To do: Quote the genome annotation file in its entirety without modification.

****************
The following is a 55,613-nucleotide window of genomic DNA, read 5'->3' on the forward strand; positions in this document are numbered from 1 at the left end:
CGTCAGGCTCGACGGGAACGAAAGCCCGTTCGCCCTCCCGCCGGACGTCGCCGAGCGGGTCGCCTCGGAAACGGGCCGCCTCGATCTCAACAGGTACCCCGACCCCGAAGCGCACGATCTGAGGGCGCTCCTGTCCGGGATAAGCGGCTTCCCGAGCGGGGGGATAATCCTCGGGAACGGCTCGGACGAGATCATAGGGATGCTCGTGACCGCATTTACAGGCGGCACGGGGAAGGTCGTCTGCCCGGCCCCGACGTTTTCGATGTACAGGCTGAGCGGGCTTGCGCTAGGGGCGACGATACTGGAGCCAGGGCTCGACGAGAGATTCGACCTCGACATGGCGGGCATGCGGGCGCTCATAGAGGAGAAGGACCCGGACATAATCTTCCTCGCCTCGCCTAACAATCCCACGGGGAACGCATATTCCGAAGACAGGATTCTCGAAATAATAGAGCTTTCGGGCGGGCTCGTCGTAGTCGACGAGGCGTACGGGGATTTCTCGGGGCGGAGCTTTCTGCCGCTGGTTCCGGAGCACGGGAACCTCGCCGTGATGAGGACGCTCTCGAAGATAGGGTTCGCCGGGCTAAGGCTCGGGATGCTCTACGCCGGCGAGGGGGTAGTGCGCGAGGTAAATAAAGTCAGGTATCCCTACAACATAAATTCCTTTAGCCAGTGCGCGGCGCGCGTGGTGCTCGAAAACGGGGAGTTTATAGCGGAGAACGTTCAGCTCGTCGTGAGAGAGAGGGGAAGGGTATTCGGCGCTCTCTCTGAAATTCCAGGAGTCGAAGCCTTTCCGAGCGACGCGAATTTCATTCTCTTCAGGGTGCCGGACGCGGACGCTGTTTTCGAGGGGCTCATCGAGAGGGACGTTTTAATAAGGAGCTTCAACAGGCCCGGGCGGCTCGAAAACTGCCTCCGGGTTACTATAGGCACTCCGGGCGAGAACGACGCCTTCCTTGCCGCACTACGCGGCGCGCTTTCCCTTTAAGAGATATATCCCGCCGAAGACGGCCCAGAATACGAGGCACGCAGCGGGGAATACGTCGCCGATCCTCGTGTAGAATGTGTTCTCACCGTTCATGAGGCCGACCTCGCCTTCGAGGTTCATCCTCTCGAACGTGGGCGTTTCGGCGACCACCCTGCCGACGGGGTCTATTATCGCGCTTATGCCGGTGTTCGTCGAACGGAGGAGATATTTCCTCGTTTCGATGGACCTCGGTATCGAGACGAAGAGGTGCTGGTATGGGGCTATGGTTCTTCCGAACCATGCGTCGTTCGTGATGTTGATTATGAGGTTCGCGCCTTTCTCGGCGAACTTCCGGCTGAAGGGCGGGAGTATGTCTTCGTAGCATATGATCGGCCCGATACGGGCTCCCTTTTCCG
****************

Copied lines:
The following is a 55,613-nucleotide window of genomic DNA, read 5'->3' on the forward strand; positions in this document are numbered from 1 at the left end:
CGTCAGGCTCGACGGGAACGAAAGCCCGTTCGCCCTCCCGCCGGACGTCGCCGAGCGGGTCGCCTCGGAAACGGGCCGCCTCGATCTCAACAGGTACCCCGACCCCGAAGCGCACGATCTGAGGGCGCTCCTGTCCGGGATAAGCGGCTTCCCGAGCGGGGGGATAATCCTCGGGAACGGCTCGGACGAGATCATAGGGATGCTCGTGACCGCATTTACAGGCGGCACGGGGAAGGTCGTCTGCCCGGCCCCGACGTTTTCGATGTACAGGCTGAGCGGGCTTGCGCTAGGGGCGACGATACTGGAGCCAGGGCTCGACGAGAGATTCGACCTCGACATGGCGGGCATGCGGGCGCTCATAGAGGAGAAGGACCCGGACATAATCTTCCTCGCCTCGCCTAACAATCCCACGGGGAACGCATATTCCGAAGACAGGATTCTCGAAATAATAGAGCTTTCGGGCGGGCTCGTCGTAGTCGACGAGGCGTACGGGGATTTCTCGGGGCGGAGCTTTCTGCCGCTGGTTCCGGAGCACGGGAACCTCGCCGTGATGAGGACGCTCTCGAAGATAGGGTTCGCCGGGCTAAGGCTCGGGATGCTCTACGCCGGCGAGGGGGTAGTGCGCGAGGTAAATAAAGTCAGGTATCCCTACAACATAAATTCCTTTAGCCAGTGCGCGGCGCGCGTGGTGCTCGAAAACGGGGAGTTTATAGCGGAGAACGTTCAGCTCGTCGTGAGAGAGAGGGGAAGGGTATTCGGCGCTCTCTCTGAAATTCCAGGAGTCGAAGCCTTTCCGAGCGACGCGAATTTCATTCTCTTCAGGGTGCCGGACGCGGACGCTGTTTTCGAGGGGCTCATCGAGAGGGACGTTTTAATAAGGAGCTTCAACAGGCCCGGGCGGCTCGAAAACTGCCTCCGGGTTACTATAGGCACTCCGGGCGAGAACGACGCCTTCCTTGCCGCACTACGCGGCGCGCTTTCCCTTTAAGAGATATATCCCGCCGAAGACGGCCCAGAATACGAGGCACGCAGCGGGGAATACGTCGCCGATCCTCGTGTAGAATGTGTTCTCACCGTTCATGAGGCCGACCTCGCCTTCGAGGTTCATCCTCTCGAACGTGGGCGTTTCGGCGACCACCCTGCCGACGGGGTCTATTATCGCGCTTATGCCGGTGTTCGTCGAACGGAGGAGATATTTCCTCGTTTCGATGGACCTCGGTATCGAGACGAAGAGGTGCTGGTATGGGGCTATGGTTCTTCCGAACCATGCGTCGTTCGTGATGTTGATTATGAGGTTCGCGCCTTTCTCGGCGAACTTCCGGCTGAAGGGCGGGAGTATGTCTTCGTAGCATATGATCGGCCCGATACGGGCTCCCTTTTCCG